Global Edition

R&A reports 2.3m surge in golfer numbers

2.30pm 26th May 2021 - Growing the Game

New figures reveal that golf enjoyed an increase in participation by 2.3 million on-course adult golfers in Great Britain and Ireland last year and the sport is now being encouraged to grasp the opportunity to retain new and returning players. 

Research led by The R&A, together with England Golf, Golf Ireland, Scottish Golf and Wales Golf, demonstrates how the sport thrived in 2020 despite the significant challenges of Covid-19.

Two new participation reports, produced by Sports Marketing Surveys (SMS), show that a significant number of players enjoyed golf on full-length courses as well as alternative forms of the sport, including the use of driving ranges, Par 3 golf and pitch and putt. There was also an increase in the number of female golfers and a reduction in the average age of participants. 

Phil Anderton, Chief Development Officer at The R&A, said: “We have seen a real surge in the number of golfers in Great Britain and Ireland playing the sport and this is reflected by the high demand for tee times and clubs reporting a strong interest in membership last year. 

“Golf has shown that it can provide significant health benefits and this has been important for many golfers during these very challenging times. It is vital that golf seizes the opportunity to maintain this heightened interest by offering new and returning golfers compelling reasons to stay within the sport and enjoy it with friends and family.”

Key highlights from the 2020 Great Britain Golf Participation Report:

Key highlights from the 2020 Ireland Golf Participation Report:

Following the easing of restrictions, The R&A identified the need to further understand this demand and how different types of golfers were engaging with the sport.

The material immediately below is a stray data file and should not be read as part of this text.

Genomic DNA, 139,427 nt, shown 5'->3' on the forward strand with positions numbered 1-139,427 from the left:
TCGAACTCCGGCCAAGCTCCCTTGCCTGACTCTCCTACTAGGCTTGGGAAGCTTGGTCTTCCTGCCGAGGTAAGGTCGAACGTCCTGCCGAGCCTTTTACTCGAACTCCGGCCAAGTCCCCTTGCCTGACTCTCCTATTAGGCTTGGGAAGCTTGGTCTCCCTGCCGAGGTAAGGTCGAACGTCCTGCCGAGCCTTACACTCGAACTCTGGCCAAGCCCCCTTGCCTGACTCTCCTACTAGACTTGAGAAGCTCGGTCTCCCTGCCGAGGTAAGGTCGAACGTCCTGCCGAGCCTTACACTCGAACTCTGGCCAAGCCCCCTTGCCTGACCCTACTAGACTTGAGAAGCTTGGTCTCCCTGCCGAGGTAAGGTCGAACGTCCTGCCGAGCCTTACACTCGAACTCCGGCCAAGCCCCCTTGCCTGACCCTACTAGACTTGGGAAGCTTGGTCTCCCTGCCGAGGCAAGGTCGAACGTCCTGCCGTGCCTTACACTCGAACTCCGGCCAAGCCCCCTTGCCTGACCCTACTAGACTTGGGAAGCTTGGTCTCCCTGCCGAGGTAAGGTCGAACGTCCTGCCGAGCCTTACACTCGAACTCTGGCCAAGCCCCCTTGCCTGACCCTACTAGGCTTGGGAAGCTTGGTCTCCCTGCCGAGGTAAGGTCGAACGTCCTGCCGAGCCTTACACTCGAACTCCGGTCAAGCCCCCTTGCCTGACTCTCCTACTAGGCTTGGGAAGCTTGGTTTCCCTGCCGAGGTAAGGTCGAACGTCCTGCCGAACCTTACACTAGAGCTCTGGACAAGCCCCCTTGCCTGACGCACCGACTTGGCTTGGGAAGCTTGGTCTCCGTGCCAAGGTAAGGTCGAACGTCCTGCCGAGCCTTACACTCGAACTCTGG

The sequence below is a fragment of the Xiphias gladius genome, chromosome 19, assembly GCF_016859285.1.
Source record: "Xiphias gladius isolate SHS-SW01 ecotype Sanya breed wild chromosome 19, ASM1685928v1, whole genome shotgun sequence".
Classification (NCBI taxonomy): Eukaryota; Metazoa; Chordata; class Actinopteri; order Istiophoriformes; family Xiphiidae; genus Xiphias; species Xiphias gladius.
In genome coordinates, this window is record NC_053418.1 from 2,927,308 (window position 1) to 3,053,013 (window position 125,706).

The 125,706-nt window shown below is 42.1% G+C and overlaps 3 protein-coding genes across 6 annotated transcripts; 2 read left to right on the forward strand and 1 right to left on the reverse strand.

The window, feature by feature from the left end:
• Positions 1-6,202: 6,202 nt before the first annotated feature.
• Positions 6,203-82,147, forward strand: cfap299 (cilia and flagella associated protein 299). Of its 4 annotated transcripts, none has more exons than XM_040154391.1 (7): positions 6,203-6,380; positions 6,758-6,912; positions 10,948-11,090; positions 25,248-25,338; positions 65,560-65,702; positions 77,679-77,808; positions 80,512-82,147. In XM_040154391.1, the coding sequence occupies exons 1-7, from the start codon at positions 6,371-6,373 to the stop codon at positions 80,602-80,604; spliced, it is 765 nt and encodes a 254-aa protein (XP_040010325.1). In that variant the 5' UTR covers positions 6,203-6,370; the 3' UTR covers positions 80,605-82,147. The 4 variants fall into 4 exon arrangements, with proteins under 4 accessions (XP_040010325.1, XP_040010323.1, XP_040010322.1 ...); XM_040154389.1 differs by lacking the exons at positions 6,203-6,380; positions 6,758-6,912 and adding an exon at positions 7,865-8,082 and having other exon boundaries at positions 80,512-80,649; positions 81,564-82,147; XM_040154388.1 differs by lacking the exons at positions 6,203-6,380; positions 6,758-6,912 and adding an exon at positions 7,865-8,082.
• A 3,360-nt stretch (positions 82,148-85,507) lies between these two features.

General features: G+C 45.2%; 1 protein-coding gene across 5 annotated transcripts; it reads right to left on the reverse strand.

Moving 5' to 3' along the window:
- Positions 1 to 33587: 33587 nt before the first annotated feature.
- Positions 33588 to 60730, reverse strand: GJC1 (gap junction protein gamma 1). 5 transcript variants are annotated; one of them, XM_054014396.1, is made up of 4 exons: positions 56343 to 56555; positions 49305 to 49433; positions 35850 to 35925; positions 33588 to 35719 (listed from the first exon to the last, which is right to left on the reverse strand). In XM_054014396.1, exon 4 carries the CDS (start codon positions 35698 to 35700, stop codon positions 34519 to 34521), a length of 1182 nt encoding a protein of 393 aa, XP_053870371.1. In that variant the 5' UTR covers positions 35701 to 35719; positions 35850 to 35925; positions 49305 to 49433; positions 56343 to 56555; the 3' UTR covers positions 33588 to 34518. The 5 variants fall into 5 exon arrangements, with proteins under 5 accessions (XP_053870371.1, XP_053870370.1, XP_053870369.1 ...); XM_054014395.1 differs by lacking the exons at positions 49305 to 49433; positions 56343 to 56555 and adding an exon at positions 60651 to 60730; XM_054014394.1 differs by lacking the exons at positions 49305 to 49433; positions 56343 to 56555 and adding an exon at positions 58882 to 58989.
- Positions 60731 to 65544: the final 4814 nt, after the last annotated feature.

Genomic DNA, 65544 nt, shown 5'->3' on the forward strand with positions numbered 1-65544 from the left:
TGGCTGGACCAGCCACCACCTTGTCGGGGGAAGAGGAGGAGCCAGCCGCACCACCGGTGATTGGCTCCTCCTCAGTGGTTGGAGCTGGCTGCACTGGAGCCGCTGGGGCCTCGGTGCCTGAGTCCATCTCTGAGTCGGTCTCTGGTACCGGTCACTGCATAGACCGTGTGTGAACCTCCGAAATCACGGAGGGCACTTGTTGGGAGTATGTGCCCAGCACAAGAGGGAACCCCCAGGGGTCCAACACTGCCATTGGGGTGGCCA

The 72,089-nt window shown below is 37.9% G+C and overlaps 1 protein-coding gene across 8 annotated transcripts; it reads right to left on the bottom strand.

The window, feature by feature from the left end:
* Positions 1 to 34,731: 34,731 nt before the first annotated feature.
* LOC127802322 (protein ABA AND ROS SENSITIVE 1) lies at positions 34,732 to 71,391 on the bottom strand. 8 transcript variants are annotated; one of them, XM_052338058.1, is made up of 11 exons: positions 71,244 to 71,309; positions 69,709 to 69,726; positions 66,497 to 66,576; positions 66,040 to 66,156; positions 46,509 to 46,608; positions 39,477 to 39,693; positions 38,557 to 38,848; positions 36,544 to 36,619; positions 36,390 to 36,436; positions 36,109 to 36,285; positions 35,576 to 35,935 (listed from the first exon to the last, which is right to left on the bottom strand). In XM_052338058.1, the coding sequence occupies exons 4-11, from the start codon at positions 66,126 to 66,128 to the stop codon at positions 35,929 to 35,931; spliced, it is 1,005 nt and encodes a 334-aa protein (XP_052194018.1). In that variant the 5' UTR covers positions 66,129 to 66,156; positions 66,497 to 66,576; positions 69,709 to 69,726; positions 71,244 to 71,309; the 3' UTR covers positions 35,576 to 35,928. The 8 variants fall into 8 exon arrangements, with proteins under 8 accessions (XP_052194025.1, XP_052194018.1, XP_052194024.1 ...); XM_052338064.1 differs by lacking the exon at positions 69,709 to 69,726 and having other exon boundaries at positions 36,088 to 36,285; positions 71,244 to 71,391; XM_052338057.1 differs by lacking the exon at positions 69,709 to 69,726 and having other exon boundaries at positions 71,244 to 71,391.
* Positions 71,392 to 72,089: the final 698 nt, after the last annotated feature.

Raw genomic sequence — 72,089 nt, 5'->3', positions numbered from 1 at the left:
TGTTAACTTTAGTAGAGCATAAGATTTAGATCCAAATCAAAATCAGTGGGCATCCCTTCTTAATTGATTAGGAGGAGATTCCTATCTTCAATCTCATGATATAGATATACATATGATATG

The Post Covid Opportunity Research carried out by SMS in Great Britain and Ireland, along with findings from Bayfirth Research, details experiences of golfers during the pandemic, their motivations for playing and their long-term plans for the future. 

Among new golfers, 98% of those interviewed identified they are enjoying playing golf and 95% see themselves playing golf for many years to come. 

The impact of Covid-19 restrictions on mental and physical health and loneliness has been considerable with the research showing how golf has helped in these areas.

Key findings include:

The research also outlined recommendations that clubs can take to retain new players, including feeling welcome and valued; a friendly culture and relaxed atmosphere; participation options based on ability and experience; good customer service; having an efficient booking system; and the quality and maintenance of the course.

Anderton added: “The mental and physical health benefits of golf have helped boost participation in 2020 and that is hugely encouraging given the sport offers a wonderful form of exercise out in the fresh air for all ages and abilities. With more female players also coming into the sport, it presents an opportunity for golf clubs to harness interest from this key demographic and to engage in our #FOREeveryone campaign.

“The campaign encourages clubs to consider how they can attract more women and girls into the sport and challenge unhelpful stereotypes to demonstrate that it is an enjoyable pastime and career for people of all ages and backgrounds.”

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